"It's like comparing a shortstop's numbers against a first baseman or an outfielder. We're just playing a different position. But I think without us, it's tough to win."

Known as the man who pioneered the split-fingered fastball, Sutter was one of the most dominant relievers of the late 1970s and early '80s. Injuries knocked him out of the game at age 35, or else he might already be enshrined in Cooperstown. Sutter pitched much of the latter stages of his career in intense pain before he finally called it a career.

Sutter's share of the vote climbed every year, and he received 66.7 percent in 2005. Every player who has ever received two-thirds of the votes in a single BBWAA Hall of Fame election has eventually been inducted, either by the writers or by the Veterans' Committee. In 2005, Sutter was the top vote-getter who was not inducted.

The last player to wait as long as Sutter before being inducted by the writers was Ralph Kiner, who was elected in his 13th year in 1975. It took Bill Terry 14 years before he was inducted in 1954.

When the phone rang at Sutter's Georgia home, he had a hunch as to who might be calling -- but he wasn't entirely sure he believed it.

"I had to keep asking them," Sutter said. "And then when the Commissioner [of baseball] called me, I said, 'Well, then I must be in.' But then when the announcement came on ESPN at 2:00, I was watching with my sons and I said, 'Wouldn't it be something if they came on and said nobody got in?'

"It's a dream come true. Every player, I don't think you consciously think about it, but every player would like to be part of the Baseball Hall of Fame."

Sutter made his Major League debut with the Cubs in 1976, and a year later he turned in one of the greatest relief seasons in history: 107 1/3 innings, 31 saves, a 1.34 ERA, 129 strikeouts, 69 hits and five homers allowed. He earned All-Star berths with the Cubs each year from 1977 to 1980, and a Cy Young Award in '79, before being shipped to St. Louis after the 1980 season.

In four seasons in St. Louis, Sutter was twice more an All-Star. He racked up 127 saves wearing the "birds on the bat" and finished in the top 10 in Cy Young voting three times. Sutter closed out Game 7 of the 1982 World Series, the only world championship for the Cardinals in the past 38 years.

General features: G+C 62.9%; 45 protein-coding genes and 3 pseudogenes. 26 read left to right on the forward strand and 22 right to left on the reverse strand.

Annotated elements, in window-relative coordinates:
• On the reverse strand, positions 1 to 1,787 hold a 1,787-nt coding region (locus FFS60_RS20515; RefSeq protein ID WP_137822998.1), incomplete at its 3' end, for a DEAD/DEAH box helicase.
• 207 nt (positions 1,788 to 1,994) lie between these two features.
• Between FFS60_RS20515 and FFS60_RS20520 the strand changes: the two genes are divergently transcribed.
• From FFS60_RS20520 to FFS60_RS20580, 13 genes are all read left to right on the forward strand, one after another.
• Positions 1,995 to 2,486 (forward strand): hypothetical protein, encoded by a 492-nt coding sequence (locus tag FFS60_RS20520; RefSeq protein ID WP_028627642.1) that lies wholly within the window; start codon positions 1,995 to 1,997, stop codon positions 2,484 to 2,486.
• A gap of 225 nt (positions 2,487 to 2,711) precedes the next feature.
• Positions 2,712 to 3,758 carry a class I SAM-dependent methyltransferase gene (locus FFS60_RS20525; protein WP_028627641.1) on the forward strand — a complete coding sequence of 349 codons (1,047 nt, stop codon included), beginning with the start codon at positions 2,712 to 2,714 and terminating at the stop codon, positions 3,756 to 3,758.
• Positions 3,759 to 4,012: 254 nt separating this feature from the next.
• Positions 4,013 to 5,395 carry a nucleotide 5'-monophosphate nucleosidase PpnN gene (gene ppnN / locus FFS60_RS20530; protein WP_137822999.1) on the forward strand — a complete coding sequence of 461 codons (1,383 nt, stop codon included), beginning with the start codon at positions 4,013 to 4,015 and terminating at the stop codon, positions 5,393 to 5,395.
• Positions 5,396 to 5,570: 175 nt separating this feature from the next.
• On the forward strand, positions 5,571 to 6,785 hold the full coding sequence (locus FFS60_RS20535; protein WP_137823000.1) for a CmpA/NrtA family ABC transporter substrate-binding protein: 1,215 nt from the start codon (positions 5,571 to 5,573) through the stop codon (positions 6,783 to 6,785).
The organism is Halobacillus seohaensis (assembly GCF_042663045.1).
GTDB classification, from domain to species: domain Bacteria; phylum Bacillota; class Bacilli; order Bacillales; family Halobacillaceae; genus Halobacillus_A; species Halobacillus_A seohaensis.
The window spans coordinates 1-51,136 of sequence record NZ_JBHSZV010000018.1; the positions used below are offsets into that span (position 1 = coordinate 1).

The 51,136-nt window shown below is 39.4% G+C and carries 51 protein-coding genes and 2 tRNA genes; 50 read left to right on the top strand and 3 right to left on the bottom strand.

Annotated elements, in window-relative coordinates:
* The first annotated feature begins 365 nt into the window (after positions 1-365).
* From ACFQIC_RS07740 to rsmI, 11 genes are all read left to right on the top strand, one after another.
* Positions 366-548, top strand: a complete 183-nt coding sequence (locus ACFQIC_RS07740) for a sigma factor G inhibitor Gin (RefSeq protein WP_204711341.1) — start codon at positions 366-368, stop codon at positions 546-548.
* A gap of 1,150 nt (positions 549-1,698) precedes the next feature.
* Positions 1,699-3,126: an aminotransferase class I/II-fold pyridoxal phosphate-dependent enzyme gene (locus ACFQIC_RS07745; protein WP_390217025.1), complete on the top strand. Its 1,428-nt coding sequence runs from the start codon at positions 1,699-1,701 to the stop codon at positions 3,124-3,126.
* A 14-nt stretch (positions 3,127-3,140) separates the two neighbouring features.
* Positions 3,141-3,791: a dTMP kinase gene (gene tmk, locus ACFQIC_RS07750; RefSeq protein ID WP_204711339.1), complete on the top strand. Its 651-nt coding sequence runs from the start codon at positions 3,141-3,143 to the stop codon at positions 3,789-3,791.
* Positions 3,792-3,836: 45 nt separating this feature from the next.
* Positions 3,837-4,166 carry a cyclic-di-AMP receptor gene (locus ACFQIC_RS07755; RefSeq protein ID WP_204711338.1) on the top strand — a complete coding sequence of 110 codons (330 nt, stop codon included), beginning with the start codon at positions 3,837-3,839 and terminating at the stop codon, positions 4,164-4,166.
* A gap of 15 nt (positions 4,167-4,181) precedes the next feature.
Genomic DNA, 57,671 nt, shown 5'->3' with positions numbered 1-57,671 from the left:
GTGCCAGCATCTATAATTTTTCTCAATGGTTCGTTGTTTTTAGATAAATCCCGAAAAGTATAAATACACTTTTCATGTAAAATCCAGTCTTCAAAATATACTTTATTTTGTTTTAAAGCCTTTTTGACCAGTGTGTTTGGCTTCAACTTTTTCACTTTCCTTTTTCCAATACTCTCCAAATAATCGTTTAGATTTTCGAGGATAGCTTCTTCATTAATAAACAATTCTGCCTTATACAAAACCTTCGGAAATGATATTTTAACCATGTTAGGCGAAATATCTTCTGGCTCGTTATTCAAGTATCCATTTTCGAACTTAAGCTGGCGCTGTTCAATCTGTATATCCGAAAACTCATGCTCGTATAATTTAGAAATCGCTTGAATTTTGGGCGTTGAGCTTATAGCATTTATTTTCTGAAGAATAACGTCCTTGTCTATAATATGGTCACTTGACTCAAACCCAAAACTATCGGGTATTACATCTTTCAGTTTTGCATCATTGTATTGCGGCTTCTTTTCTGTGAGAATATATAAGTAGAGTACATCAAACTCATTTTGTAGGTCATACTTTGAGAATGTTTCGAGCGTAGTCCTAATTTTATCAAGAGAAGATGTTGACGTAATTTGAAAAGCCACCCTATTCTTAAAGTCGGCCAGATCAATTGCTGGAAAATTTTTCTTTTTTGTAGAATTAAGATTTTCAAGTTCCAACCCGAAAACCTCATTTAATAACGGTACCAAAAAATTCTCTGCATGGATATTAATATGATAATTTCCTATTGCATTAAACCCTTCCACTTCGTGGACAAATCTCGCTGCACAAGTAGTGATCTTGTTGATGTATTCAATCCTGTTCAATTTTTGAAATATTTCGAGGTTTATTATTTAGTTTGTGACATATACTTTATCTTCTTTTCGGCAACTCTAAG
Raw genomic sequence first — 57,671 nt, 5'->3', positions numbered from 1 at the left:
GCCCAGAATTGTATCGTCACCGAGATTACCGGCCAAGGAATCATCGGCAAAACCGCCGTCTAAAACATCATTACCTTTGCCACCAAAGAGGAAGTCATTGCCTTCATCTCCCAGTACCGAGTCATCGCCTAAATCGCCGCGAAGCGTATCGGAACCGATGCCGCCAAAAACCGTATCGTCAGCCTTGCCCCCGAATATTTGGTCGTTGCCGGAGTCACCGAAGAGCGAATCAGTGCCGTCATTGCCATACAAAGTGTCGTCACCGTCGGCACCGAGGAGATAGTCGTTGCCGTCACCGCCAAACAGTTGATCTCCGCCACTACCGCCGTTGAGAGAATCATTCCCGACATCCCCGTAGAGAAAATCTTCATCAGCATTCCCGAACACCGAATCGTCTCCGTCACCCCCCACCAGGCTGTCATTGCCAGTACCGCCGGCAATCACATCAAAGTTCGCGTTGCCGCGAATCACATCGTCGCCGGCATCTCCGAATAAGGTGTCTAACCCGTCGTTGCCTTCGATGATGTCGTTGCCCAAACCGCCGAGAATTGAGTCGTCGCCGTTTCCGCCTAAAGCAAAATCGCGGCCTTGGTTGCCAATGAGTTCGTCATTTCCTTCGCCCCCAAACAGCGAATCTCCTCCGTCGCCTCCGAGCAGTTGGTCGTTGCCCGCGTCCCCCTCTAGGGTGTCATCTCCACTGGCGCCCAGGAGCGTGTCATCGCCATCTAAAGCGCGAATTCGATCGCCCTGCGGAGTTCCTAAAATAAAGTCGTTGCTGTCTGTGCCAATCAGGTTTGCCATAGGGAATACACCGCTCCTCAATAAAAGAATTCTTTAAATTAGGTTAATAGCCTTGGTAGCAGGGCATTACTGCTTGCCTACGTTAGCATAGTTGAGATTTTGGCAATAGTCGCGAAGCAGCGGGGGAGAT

Sutter enjoyed one last brilliant season in 1984, amassing 122 2/3 innings, a 1.54 ERA and 45 saves in his final year as a Cardinal. After that, he departed as a free agent for Atlanta, but injuries limited him to 112 games and 40 saves over four years with the Braves. He pitched his last game before his 36th birthday, then had to wait until he was 53 to join the immortals.

"I don't think you give up," said Sutter. "The Hall of Fame is for the best of the best. There's 260 guys in the history of baseball that are in the Hall of Fame. There's going to be a lot of good players -- great players -- that don't get in for one reason or another. Were my stats good enough? I didn't know. I had an injury that shortened my career, but you always keep your fingers crossed. It's one of those deals that I had no control over it. You keep hoping, but it's not something that was going to affect me."

Much of Sutter's support in the voting likely came not merely for his performance but for his famous splitter. Nearly everyone throws it these days, but Sutter was one of the first to turn it into the weapon it is today.

There's also the issue of his impact on the game. Sutter, along with Gossage, came along at a turning point in the history of the relief pitcher. They heralded the beginning of the modern closer role, but Sutter wasn't like today's closers.

Sutter often pitched more than an inning at a time, and more than 60-70 innings in a season. Sutter topped 100 innings five times, with one more year at 99. From 1976-85, he averaged just under 98 innings per season, all in relief, and tallied 283 of his 300 saves. Those types of innings totals are almost unheard of from relievers these days, and especially from the guys who close out games.

Matthew Leach is a reporter for This story was not subject to the approval of Major League Baseball or its clubs.